Date of Award

Spring 1-1-2014

Document Type


Degree Name

Doctor of Philosophy (PhD)



First Advisor

Thomas T. Veblen

Second Advisor

John Pitlick

Third Advisor

Elisabeth Root

Fourth Advisor

William Bowman

Fifth Advisor

Carol Wessman


Future changes in climate are expected to affect disturbance regimes across the globe, which will have important consequences for ecological and social systems. In Colorado, spruce beetle (Dendroctonus rufipennis) outbreak is one of the most important disturbances. Future warming is expected to promote outbreak through direct effects on beetle population dynamics. However, little is known about if or how climate change will affect the host, Engelmann spruce (Picea engelmannii). The central goal of this research was to determine the susceptibility of Engelmann spruce to spruce beetle in the context of climate variability in northwestern Colorado.

To gain insight into the effects of climate on spruce beetle outbreak, I examined a 350- year tree-ring record of outbreak. I found spruce beetle outbreaks were initiated by drought, which affects both beetle population dynamics and tree resistance to infestation. To understand if recent warming had affected the susceptibility of spruce, I compared historical (1940s) and current (2001-2011) tree- and stand-scale constraints on outbreak. I found that stand-level constraints appear to be less restrictive of the current outbreak, likely due to drought-driven declines in host resistance. To determine how climate and forest structure interact to influence spruce beetle outbreak, I examined landscape-level outbreak. Outbreak was constrained by forest structure, which reflects past disturbance. In particular, previous outbreak created a landscape template characterized by depleted susceptible hosts, which was less susceptible to subsequent outbreak. A better understanding of the landscape-scale patterns of outbreak requires better scientific monitoring of spruce beetles. This need motivated the development of remote sensing methods for spruce beetle outbreak.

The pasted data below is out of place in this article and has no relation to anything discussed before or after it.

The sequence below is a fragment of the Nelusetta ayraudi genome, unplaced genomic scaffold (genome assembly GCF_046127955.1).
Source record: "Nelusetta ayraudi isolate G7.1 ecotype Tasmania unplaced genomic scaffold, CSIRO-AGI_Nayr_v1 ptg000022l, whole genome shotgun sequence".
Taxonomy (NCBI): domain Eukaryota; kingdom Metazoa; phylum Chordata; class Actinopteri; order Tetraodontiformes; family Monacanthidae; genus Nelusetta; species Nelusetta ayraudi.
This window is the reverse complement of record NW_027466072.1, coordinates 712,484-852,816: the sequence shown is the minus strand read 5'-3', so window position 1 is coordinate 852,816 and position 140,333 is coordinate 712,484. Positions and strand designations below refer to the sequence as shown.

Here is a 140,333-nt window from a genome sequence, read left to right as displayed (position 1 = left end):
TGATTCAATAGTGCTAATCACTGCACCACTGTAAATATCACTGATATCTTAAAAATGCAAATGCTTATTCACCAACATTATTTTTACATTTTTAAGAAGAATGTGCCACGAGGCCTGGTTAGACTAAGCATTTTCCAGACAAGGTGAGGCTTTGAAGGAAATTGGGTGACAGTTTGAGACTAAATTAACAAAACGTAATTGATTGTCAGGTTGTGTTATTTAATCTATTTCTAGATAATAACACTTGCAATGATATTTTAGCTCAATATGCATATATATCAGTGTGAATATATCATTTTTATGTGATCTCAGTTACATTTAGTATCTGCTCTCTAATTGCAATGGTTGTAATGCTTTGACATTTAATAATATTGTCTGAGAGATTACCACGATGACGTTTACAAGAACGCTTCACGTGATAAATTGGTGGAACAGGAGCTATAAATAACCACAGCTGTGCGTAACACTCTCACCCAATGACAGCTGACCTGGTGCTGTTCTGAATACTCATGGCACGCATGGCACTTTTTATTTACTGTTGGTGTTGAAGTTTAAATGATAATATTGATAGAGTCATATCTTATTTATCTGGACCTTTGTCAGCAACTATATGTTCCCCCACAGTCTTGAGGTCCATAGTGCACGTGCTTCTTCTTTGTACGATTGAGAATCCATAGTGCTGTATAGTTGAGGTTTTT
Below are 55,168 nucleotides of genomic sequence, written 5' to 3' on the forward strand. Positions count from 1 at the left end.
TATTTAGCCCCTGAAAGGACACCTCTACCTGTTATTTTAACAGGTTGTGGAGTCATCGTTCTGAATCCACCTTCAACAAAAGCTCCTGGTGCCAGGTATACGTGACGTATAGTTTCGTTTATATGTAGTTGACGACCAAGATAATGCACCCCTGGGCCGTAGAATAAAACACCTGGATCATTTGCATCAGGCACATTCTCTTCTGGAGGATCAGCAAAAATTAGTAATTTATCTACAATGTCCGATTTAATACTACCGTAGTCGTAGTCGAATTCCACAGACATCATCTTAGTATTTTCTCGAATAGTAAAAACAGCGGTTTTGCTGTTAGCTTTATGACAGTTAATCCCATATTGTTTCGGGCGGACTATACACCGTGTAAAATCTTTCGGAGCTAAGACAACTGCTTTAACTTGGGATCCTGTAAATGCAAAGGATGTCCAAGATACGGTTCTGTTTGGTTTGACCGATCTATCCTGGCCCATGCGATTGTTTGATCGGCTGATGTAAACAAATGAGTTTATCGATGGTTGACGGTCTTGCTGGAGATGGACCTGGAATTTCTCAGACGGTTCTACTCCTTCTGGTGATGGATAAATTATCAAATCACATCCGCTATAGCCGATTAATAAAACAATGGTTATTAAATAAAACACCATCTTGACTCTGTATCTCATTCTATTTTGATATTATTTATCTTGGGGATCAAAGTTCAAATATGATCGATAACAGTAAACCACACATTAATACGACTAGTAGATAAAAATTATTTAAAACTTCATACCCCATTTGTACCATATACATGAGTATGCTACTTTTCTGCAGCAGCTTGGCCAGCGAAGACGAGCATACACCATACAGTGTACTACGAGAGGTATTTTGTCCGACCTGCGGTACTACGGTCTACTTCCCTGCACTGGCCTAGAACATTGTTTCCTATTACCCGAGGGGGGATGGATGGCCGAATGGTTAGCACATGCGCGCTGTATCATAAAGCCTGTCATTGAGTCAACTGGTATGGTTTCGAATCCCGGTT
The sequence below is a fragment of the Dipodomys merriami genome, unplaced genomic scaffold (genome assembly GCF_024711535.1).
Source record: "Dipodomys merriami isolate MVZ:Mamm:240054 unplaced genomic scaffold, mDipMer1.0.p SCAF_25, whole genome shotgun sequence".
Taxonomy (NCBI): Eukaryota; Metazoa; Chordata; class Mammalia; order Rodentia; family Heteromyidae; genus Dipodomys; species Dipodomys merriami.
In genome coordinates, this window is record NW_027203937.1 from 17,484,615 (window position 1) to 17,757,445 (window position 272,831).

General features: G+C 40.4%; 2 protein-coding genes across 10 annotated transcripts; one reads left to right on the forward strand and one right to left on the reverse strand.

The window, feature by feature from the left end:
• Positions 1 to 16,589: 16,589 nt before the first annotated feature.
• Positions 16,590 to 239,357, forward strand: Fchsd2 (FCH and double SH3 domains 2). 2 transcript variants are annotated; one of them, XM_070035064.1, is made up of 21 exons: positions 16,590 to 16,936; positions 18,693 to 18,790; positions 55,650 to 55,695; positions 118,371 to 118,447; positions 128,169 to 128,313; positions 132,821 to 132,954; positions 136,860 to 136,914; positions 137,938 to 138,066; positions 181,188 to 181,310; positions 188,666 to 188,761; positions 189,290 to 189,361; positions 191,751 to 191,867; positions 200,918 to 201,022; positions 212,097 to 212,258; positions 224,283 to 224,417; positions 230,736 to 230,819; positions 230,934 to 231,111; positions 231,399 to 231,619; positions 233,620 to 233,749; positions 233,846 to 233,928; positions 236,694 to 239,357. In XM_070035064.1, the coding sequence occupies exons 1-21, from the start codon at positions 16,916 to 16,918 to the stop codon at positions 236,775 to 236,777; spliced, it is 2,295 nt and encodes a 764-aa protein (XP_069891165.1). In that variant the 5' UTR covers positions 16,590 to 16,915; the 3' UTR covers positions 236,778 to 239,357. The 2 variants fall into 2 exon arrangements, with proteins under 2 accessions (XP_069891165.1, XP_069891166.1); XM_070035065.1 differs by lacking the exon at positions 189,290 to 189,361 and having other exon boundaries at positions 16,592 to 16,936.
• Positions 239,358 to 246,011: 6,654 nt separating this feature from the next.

This dissertation has revealed important insight into how climate variability alters the susceptibility of spruce to spruce beetle outbreak. Notably, this dissertation highlights the importance of drought in decreasing host resistance to spruce beetle infestation. Future changes in climate will likely promote outbreak through direct effects on host resistance and spruce beetle population dynamics, however how disturbances interact to affect the forest structure and composition will likely be equally or more important in determining future outbreak.